eLife works to improve research communication through open science and open technology innovation

Latest research

    1. Biochemistry and Chemical Biology
    2. Medicine

    The half-life of the bone-derived hormone osteocalcin is regulated through O-glycosylation in mice, but not in humans

    Omar Al Rifai et al.
    In mice, but not in humans, the bone-derived hormone osteocalcin is O-glycosylated, a post-translational modification controlling its half-life in vivo.
    1. Cancer Biology
    2. Cell Biology

    Ral GTPases promote breast cancer metastasis by controlling biogenesis and organ targeting of exosomes

    Shima Ghoroghi et al.
    A combination of animal models reveal how the molecular mechanisms of exosome secretion (RalA/B-dependent) are linked to their cargo content and their function in breast cancer pre-metastatic niche formation.
    1. Cell Biology

    Cross-compartment signal propagation in the mitotic exit network

    Xiaoxue Zhou et al.
    The mitotic exit network signals from spindle pole bodies to the nucleolus through the dynamic localization of its terminal kinase complex Dbf2-Mob1.
    1. Developmental Biology

    Runx2-Twist1 interaction coordinates cranial neural crest guidance of soft palate myogenesis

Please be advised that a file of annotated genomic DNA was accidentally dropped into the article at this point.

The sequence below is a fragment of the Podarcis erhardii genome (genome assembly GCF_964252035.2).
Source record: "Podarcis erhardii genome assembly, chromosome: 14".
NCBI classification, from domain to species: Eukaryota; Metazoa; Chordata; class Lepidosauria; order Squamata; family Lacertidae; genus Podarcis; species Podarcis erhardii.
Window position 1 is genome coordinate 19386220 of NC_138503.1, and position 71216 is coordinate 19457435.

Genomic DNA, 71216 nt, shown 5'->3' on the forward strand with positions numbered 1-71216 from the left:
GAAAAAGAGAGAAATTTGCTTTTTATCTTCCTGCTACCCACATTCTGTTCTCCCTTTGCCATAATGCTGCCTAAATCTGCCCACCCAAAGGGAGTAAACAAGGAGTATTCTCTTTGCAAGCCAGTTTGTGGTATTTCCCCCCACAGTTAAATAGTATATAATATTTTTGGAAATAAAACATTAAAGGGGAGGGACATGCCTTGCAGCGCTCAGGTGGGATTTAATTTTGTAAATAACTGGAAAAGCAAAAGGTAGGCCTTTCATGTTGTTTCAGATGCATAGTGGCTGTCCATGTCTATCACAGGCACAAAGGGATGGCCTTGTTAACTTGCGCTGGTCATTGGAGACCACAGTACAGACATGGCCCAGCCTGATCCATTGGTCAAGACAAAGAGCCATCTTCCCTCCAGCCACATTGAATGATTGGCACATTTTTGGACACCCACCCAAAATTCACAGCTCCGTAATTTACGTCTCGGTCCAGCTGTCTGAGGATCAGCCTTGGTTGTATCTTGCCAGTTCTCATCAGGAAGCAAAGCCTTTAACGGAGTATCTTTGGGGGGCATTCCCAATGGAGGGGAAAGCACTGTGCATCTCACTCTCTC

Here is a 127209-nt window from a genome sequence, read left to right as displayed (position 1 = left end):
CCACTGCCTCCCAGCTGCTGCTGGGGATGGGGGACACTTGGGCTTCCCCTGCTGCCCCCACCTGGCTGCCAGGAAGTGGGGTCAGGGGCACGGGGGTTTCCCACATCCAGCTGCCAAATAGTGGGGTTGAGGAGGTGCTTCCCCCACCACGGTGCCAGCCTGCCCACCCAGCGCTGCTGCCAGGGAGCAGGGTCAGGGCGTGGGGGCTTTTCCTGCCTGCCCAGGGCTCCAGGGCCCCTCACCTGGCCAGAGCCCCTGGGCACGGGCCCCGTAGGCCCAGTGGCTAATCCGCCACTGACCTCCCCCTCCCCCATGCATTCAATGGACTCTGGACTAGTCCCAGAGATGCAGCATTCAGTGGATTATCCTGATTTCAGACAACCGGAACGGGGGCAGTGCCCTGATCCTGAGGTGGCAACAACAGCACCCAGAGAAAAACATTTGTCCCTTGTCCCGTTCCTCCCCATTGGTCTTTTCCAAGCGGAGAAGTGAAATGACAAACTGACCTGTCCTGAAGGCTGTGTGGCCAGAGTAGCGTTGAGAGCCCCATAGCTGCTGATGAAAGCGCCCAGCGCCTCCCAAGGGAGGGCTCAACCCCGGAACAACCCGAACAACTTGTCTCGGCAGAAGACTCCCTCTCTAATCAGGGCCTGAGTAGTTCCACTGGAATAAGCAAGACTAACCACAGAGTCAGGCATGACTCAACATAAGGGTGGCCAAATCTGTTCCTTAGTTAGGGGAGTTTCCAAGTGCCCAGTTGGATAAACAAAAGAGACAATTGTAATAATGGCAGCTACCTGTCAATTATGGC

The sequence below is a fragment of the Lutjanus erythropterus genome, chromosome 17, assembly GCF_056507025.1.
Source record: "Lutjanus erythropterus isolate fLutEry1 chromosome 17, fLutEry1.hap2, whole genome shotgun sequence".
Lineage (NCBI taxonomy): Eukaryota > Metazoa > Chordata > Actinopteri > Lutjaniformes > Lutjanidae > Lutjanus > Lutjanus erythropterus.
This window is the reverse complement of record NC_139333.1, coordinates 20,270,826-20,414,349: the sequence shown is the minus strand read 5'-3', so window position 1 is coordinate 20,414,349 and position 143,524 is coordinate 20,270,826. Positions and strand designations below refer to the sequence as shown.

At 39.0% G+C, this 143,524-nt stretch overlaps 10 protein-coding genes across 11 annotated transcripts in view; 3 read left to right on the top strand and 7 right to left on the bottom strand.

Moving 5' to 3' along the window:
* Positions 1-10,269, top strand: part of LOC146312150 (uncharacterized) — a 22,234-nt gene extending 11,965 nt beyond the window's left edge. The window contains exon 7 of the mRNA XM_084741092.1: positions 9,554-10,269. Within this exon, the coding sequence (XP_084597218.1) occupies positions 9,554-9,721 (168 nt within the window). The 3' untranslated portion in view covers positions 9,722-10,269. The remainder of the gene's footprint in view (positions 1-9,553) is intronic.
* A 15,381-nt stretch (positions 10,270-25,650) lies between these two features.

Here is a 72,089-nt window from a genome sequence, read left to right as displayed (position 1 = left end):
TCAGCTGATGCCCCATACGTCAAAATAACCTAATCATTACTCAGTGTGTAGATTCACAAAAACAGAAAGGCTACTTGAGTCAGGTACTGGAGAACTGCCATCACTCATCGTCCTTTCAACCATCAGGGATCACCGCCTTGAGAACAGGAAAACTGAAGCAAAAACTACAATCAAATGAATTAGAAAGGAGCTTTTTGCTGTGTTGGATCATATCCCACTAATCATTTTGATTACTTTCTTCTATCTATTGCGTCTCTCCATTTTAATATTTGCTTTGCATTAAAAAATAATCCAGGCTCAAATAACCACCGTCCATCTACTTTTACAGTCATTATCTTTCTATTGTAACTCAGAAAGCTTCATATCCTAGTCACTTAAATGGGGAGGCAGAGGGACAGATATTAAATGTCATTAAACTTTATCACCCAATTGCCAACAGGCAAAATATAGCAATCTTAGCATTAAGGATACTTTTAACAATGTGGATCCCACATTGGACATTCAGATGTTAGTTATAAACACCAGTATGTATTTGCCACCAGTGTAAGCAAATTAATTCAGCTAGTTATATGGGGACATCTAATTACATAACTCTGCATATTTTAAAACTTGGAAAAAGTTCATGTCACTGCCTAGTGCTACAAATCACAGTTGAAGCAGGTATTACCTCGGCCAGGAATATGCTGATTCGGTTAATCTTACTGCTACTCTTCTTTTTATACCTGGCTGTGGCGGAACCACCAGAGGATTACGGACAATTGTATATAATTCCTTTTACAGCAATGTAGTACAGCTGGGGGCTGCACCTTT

Xia Han et al.
    Identification of heterogenous cranial neural crest (CNC)-derived cell populations and their roles in guiding craniofacial muscle development through cell-cell interactions.
    1. Developmental Biology

    Reciprocal interaction between mesenchymal stem cells and transit amplifying cells regulates tissue homeostasis

    Junjun Jing et al.
    The molecular regulatory mechanisms that control the interaction between mesenchymal stem cells and transit amplifying cells to maintain tissue homeostasis.
    1. Evolutionary Biology
    2. Genetics and Genomics

    Universal and taxon-specific trends in protein sequences as a function of age

    Jennifer E James et al.
    Ancient protein domains remain shaped by amino acid availability during early life, while young animal proteins are shaped by a need for high intrinsic structural disorder.